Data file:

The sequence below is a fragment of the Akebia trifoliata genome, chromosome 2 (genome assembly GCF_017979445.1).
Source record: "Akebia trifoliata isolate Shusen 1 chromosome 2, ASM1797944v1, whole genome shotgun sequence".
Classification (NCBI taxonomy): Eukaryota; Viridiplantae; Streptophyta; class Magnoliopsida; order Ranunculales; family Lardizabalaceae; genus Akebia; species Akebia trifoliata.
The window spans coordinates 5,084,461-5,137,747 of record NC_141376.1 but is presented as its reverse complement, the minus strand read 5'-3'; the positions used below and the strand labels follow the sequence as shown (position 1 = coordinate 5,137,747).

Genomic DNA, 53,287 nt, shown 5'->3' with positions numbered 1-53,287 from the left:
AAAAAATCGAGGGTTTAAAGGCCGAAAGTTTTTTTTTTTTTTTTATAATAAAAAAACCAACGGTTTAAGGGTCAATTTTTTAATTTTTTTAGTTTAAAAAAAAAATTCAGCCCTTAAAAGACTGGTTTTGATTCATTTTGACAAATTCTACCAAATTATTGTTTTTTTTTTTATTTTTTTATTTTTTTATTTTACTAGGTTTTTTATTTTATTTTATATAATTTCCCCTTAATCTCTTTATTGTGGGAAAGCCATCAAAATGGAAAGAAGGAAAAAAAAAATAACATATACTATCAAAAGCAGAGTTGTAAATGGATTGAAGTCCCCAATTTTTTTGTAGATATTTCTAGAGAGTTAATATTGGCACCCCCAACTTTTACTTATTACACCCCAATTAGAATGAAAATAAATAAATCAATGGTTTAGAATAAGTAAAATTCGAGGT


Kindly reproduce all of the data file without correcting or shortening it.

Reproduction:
The sequence below is a fragment of the Akebia trifoliata genome, chromosome 2 (genome assembly GCF_017979445.1).
Source record: "Akebia trifoliata isolate Shusen 1 chromosome 2, ASM1797944v1, whole genome shotgun sequence".
Classification (NCBI taxonomy): Eukaryota; Viridiplantae; Streptophyta; class Magnoliopsida; order Ranunculales; family Lardizabalaceae; genus Akebia; species Akebia trifoliata.
The window spans coordinates 5,084,461-5,137,747 of record NC_141376.1 but is presented as its reverse complement, the minus strand read 5'-3'; the positions used below and the strand labels follow the sequence as shown (position 1 = coordinate 5,137,747).

Genomic DNA, 53,287 nt, shown 5'->3' with positions numbered 1-53,287 from the left:
AAAAAATCGAGGGTTTAAAGGCCGAAAGTTTTTTTTTTTTTTTTATAATAAAAAAACCAACGGTTTAAGGGTCAATTTTTTAATTTTTTTAGTTTAAAAAAAAAATTCAGCCCTTAAAAGACTGGTTTTGATTCATTTTGACAAATTCTACCAAATTATTGTTTTTTTTTTTATTTTTTTATTTTTTTATTTTACTAGGTTTTTTATTTTATTTTATATAATTTCCCCTTAATCTCTTTATTGTGGGAAAGCCATCAAAATGGAAAGAAGGAAAAAAAAAATAACATATACTATCAAAAGCAGAGTTGTAAATGGATTGAAGTCCCCAATTTTTTTGTAGATATTTCTAGAGAGTTAATATTGGCACCCCCAACTTTTACTTATTACACCCCAATTAGAATGAAAATAAATAAATCAATGGTTTAGAATAAGTAAAATTCGAGGT